Canada registers more than 100 deaths above the usual in 4 days, in the middle of a strong heat wave

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The heat wave that has hit western Canada since last Friday has caused dozens of deaths, according to the country’s authorities.

In particular, in the metropolitan area of Vancouver They have registered 65 sudden deaths in the last four days, informed the spokesman of the Police of the city, Steve Addison. By comparison, this number is typically three or four a day.

“Vancouver has never experienced heat like this and sadly dozens of people are dying from it,” said Addison, aforementioned by CBC. In addition, he added that the police reassign the agents of the investigation division to respond to this crisis.

Dozens of similar cases are also reported in nearby cities. Meanwhile in Burnaby if you know of 25 sudden deaths since Monday, in Burnaby They registered 20 Monday and 18 mid-morning on Tuesday.

For its part, the British Columbia Forensic Service indicates that since Friday it has counted 233 deaths in the territory of the province. The figure represents an increase of more than 100, since normally in a period of four days 130 deaths are registered.

“Coroners are carefully compiling all the information available for each reported death, to determine the cause and manner of death, and whether excessive heat played a role,” said the chief of the service, Lisa Lapointe.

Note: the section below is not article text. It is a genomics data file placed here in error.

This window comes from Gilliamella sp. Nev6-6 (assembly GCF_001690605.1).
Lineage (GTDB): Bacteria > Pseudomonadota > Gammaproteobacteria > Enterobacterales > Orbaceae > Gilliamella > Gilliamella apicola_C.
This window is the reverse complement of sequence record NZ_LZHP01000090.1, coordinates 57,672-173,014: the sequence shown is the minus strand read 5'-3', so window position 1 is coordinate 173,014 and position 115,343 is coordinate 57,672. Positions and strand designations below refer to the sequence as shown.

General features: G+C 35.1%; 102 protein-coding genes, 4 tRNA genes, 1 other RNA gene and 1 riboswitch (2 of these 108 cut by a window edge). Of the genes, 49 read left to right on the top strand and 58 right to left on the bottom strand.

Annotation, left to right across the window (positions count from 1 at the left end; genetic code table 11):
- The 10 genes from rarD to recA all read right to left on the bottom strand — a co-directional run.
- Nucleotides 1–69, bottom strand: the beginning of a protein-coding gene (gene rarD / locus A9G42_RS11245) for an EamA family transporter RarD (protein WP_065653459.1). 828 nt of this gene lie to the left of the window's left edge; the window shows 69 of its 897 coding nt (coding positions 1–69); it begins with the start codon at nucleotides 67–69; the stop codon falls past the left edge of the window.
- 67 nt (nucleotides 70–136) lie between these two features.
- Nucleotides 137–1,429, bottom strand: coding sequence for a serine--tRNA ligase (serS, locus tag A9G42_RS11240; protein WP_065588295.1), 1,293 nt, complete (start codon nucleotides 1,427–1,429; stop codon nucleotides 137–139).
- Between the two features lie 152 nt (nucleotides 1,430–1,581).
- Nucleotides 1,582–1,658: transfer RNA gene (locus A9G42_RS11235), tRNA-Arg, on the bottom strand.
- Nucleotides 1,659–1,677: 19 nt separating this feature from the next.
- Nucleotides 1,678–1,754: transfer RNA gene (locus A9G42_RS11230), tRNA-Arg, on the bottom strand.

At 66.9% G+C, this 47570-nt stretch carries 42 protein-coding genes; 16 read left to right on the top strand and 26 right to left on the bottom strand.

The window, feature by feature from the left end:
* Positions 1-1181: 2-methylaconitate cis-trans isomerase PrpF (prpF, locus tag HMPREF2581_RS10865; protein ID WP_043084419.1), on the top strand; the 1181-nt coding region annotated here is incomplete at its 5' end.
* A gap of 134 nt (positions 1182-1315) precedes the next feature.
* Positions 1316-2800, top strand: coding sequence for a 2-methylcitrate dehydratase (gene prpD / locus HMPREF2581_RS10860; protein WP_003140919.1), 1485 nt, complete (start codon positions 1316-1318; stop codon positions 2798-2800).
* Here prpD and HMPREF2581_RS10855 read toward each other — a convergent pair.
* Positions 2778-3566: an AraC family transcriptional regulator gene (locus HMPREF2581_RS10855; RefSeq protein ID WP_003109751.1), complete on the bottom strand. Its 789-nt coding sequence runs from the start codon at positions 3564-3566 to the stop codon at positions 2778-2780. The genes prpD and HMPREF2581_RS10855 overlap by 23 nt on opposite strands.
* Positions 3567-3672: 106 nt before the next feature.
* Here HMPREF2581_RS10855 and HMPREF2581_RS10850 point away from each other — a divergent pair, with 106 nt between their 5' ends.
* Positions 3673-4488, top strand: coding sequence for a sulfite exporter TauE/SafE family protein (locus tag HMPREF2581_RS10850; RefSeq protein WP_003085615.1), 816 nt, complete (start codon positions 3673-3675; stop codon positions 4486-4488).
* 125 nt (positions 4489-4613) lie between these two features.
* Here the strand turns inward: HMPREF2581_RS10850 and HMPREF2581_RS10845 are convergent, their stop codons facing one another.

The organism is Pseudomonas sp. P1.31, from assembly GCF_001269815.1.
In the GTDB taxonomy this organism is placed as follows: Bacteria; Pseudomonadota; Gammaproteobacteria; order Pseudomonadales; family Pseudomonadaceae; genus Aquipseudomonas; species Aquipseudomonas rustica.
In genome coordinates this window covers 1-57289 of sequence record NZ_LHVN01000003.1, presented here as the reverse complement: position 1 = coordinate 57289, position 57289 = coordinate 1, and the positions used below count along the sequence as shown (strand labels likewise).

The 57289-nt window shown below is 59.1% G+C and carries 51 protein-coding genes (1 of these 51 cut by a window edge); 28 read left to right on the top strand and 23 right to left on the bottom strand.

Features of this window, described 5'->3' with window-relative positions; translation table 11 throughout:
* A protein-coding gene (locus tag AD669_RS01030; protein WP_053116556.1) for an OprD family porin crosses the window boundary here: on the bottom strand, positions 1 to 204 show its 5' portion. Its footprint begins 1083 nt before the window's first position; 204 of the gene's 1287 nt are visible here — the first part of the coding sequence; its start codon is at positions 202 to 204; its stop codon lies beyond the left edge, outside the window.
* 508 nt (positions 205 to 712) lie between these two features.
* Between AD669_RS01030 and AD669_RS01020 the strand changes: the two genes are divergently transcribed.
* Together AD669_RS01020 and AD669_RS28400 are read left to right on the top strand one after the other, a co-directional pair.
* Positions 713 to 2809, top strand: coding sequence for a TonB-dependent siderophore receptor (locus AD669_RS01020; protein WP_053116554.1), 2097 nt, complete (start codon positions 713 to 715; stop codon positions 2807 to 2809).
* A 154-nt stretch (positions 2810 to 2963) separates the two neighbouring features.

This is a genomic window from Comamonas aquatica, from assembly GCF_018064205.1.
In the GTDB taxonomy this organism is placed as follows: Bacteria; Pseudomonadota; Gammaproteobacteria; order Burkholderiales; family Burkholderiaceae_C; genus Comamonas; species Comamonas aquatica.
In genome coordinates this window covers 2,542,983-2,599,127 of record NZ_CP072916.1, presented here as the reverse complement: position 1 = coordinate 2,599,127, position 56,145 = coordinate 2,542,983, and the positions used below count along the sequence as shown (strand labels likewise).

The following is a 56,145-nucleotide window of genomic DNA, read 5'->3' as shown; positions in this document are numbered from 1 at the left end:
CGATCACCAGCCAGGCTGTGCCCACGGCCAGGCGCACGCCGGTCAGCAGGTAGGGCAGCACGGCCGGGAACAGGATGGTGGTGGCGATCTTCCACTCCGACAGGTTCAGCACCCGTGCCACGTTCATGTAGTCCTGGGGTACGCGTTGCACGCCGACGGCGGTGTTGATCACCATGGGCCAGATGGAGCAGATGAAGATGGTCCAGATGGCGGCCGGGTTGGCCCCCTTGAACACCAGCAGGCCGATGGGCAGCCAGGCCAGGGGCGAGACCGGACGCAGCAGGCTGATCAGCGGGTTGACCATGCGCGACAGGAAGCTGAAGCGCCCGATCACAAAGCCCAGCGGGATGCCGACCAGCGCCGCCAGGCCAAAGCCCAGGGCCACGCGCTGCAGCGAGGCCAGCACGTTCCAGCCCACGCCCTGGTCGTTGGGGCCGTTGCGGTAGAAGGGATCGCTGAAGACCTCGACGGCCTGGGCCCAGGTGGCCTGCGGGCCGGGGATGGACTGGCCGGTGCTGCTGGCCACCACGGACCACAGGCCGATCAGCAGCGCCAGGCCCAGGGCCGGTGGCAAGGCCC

Record heat wave

The heat wave, which also covered the Northwest, has caused temperatures to rise 10-15 degrees higher than normal at this time of year. In particular, it has caused the city of Lytton, in British Columbia, beat for the third day in a row the record for the highest temperature ever observed in Canada. This Tuesday, the 49.5 degree centigrade.

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Alerts were previously issued, in addition to British Columbia, for the province of Alberta and parts of Saskatchewan, Yukon and the Northwest Territories.

For its part, the US National Weather Service also issued a similar warning of a “dangerous heat wave” that could cause temperatures to rise above normal in parts of Washington and Oregon.

Western Canada and the US Pacific Northwest are not the only regions of the world experiencing unusually high temperatures. The Russian capital Moscow is also experiencing a heat wave, breaking the daily temperature record set in 1917 last week.

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